Diploma in Data Protection
Start date: April 2018
Duration: 10 weeks, evenings from 6.30 to 9.30 pm
The purpose of the Diploma in Data Protection is to provide students (from a variety of professional and interested backgrounds) with a clear understanding of the data protection law in Ireland including, in particular, the General Data Protection Regulation (GDPR).
Students will consider in detail the data processing principles, the rights of data subjects and the obligations on data controllers and processors. Students will also consider the role of the Data Protection Commissioner and the various enforcement procedures and penalties.
At the end of the course, students will have a firm understanding of the legal requirements in relation to data protection.
Who should apply:
Those who perform any role in relation to the control and/or processing of personal data including, but not limited to, data protection officers, human resource managers, IT managers and sales and marketing managers. This course is suitable for those who need a more in-depth knowledge about data protection law in Ireland.
• Outline of diploma course
• Right to privacy under international and domestic law
• Overview of the current legislative context
The General Data Protection Regulation: Who, what and how
• Subject-matter and objectives
• Material and territorial scope
• Data protection principles
• Overview of specific processing situations
My Data, My Rights: Rights of Data Subjects
• Provision of information and right of access
• Rights to rectify and erase data
• Right to restrict processing
• Right to data portability
• Right to object to processing
Who’s in charge: Obligations on Controllers and Processors
• Data protection by design and by default
• Cooperation with the supervisory authority
• Security of data and notification of breaches
• Data protection impact assessments and prior consultation
• Data Protection Officer
Free movement of data and transfers of personal data to third countries or international organisations
• General principles
• Adequacy of protection available
• Appropriate safeguards
• Binding corporate rules
• International cooperation
Keeping a close eye: The Supervisory Authorities and the Data Protection Commissioner
• Cooperation and consistency
• European Data Protection Board
Falling foul of the rules: remedies, liability and penalties
• Right to lodge a complaint
• Right to an effective judicial remedy
• Right to compensation and liability
• Administrative fines
Specific Processing Situations Part 1: Employers and Employees
• Vetting Prospective Employees
• Staff Surveillance
• Biometrics in the Workplace
• Transfer of Ownership of Business
• Access Requests
Specific Processing Situations Part 2: Marketing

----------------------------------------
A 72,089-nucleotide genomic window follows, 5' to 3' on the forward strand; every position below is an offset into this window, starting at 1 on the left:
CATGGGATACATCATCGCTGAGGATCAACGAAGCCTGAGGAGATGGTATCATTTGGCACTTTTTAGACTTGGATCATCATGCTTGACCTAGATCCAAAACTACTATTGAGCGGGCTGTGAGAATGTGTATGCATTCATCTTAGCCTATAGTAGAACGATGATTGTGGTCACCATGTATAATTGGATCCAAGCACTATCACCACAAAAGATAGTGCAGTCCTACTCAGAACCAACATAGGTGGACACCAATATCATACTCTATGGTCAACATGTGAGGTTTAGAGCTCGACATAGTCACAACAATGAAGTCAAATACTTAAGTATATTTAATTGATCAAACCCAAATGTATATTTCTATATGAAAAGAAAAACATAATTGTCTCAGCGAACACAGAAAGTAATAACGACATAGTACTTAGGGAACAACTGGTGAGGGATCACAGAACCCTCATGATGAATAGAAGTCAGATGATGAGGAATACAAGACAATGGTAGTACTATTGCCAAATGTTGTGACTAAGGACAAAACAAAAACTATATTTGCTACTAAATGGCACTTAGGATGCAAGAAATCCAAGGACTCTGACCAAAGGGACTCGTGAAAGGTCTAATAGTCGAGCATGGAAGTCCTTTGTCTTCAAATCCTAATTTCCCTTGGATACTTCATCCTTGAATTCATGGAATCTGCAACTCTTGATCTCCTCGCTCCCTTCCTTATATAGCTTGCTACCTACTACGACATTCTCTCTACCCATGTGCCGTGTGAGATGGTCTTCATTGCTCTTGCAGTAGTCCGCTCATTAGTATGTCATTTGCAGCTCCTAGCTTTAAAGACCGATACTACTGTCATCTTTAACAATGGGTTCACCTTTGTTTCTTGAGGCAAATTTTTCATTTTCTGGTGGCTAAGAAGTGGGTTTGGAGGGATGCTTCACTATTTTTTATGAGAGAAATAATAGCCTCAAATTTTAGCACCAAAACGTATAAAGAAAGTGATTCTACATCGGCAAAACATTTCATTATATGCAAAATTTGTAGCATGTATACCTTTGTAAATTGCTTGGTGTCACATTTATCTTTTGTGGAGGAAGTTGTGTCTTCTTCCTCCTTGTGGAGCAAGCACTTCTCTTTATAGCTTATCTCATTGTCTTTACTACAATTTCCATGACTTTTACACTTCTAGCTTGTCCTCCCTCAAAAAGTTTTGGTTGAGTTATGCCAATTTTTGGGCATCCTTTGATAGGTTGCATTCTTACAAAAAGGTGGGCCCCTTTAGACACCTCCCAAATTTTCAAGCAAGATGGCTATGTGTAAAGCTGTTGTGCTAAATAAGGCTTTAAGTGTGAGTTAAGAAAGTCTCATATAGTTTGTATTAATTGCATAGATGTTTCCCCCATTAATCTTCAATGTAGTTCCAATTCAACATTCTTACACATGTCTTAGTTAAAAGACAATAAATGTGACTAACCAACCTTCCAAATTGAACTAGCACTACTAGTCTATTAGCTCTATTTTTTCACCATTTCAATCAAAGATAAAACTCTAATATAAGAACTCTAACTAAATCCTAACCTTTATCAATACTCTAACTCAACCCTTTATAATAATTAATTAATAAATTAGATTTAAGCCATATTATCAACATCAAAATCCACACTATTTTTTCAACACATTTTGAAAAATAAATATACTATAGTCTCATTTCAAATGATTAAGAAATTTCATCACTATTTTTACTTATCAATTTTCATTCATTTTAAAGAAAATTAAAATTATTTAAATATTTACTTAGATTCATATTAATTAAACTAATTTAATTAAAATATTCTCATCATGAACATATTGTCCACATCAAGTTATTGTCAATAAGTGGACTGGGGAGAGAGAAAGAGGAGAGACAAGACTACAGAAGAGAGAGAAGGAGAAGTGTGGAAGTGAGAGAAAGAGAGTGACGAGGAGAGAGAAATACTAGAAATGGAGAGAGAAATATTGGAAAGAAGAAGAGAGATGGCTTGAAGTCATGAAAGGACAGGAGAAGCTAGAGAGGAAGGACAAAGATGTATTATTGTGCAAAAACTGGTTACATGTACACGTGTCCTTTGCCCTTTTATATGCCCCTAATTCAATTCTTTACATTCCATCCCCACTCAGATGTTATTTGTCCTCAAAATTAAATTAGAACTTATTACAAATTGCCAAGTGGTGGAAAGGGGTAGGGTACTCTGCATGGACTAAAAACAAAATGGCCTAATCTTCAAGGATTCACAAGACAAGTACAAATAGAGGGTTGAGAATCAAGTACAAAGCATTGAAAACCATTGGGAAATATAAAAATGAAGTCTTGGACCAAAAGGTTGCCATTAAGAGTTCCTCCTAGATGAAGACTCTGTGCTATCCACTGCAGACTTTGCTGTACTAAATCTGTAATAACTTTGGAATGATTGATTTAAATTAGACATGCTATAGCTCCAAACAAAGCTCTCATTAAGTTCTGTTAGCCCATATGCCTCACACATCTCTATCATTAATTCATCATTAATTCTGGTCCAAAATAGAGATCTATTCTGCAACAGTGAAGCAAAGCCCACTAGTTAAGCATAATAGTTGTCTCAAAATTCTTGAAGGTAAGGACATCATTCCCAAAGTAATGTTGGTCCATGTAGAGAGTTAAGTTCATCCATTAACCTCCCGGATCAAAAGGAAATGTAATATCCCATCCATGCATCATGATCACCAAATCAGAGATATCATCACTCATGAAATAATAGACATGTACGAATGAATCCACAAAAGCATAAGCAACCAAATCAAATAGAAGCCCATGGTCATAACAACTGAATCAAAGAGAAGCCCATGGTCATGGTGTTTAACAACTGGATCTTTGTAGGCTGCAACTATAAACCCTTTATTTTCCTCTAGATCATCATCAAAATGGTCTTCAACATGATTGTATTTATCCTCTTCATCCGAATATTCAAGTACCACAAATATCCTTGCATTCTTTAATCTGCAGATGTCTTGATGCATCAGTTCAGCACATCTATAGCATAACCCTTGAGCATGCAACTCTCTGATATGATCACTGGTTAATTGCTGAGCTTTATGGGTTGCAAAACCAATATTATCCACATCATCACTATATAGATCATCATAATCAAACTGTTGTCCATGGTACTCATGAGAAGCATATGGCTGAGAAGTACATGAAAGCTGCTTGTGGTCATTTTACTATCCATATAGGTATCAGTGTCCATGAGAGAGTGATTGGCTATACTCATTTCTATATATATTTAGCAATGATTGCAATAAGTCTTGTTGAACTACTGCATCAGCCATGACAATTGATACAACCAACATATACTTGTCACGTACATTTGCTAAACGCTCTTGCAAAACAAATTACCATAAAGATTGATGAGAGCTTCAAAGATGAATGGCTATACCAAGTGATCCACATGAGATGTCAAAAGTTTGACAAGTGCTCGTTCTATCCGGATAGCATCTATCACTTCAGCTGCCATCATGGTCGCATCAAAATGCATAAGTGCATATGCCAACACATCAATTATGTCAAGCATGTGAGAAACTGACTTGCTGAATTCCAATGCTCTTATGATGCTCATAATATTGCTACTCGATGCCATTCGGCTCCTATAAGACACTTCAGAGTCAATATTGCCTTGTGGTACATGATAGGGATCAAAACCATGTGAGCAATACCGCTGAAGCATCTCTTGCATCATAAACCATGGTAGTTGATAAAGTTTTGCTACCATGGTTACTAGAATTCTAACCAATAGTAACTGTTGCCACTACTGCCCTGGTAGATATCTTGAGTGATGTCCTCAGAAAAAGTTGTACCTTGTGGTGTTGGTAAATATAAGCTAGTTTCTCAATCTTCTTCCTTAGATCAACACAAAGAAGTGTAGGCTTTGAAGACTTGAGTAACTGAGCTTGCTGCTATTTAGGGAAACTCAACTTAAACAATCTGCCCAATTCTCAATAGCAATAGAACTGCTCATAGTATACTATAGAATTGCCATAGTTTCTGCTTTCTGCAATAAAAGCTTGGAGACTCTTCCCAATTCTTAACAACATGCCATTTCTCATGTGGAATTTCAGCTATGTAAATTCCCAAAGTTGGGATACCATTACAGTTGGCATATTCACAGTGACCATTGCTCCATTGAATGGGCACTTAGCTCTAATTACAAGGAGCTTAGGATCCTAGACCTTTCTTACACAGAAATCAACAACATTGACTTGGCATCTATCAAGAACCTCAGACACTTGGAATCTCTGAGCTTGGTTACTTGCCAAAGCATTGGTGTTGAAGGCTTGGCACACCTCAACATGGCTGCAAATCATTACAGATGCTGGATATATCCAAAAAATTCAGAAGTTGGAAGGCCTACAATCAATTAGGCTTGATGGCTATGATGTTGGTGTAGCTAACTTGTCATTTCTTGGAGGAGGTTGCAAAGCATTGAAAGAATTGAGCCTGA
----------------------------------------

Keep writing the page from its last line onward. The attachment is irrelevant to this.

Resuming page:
• Direct Marketing
• National Directory Database
• Publicly available information
• Unsolicited Marketing
Specific Processing Situations Part 3: Online and Computing
• Personal Information Online
• Data Protection and the Cloud
• Data Protection and Mobile Apps
• Data Protection and Wifi Location Analytics
• Data Protection and Social Networks
• Data Protection and BYOD
Tara Murphy is a practising barrister, who has worked in advisory, policy and research roles in both the Public and Private Sectors. From 2013 to 2015, Tara worked with the Department of Public Expenditure and Reform. The Department is responsible for a number of initiatives to improve the openness, transparency and accountability of the Civil and Public Service. Based in the Civil Service HR Policy Directorate, Tara provided legal assistance in relation to a range of employment law issues including, but not limited to, the roll-out and implementation of several new HR policies.
Tara also spent a number of years working with the Law Reform Commission, an independent body established under the Law Reform Commission Act 1975 to keep the law under independent, objective and expert review. The Commission has published a wide range of consultation papers and reports on diverse areas of civil and criminal law. Tara worked on several of these publications, including those relating to the Civil Liability of the Good Samaritans and Volunteers, and Mandatory Sentencing. Tara has presented a number of papers on her work including, in particular, sentencing the corporate fraudster.
Tara has worked with a number of other organisations including the National Disability Authority and the Department of Foreign Affairs.
Tara holds a Degree in Law with French Law from University College Dublin, a Master of Laws in International Human Rights Law from the University of Essex and a Diploma in Employment Law from Dublin Institute of Technology. She also studied at the Honorable Society of King’s Inns.
Tara’s areas of interest include employment law, criminal law, contract law and human rights law. She lectures in employment law, corporate fraud investigation, anti-money laundering and financial law and regulation.
A pass grade on the written assignment will be required for awarding of the Diploma. A fail grade will result in a Certificate of Attendance for the course but without the Diploma being awarded. Students must attend at least 8 of the 10 evenings to graduate with either the Diploma or Certificate of Attendance unless a serious and verifiable reason for further absence is provided. Similarly, the Project must be handed in on the due date unless a sound reason for lateness is provided. In such instances, an extension may be awarded at the discretion of the lecturer.
“Tara’s material is well prepared and she is very knowledgeable on the subject matter. She presents the class in a professional manner, while maintaining good approachability. She is excellent at encouraging class discussion around what is a very interesting subject.”
For more information please contact us on: 1850 25 27 40 or email email@example.com
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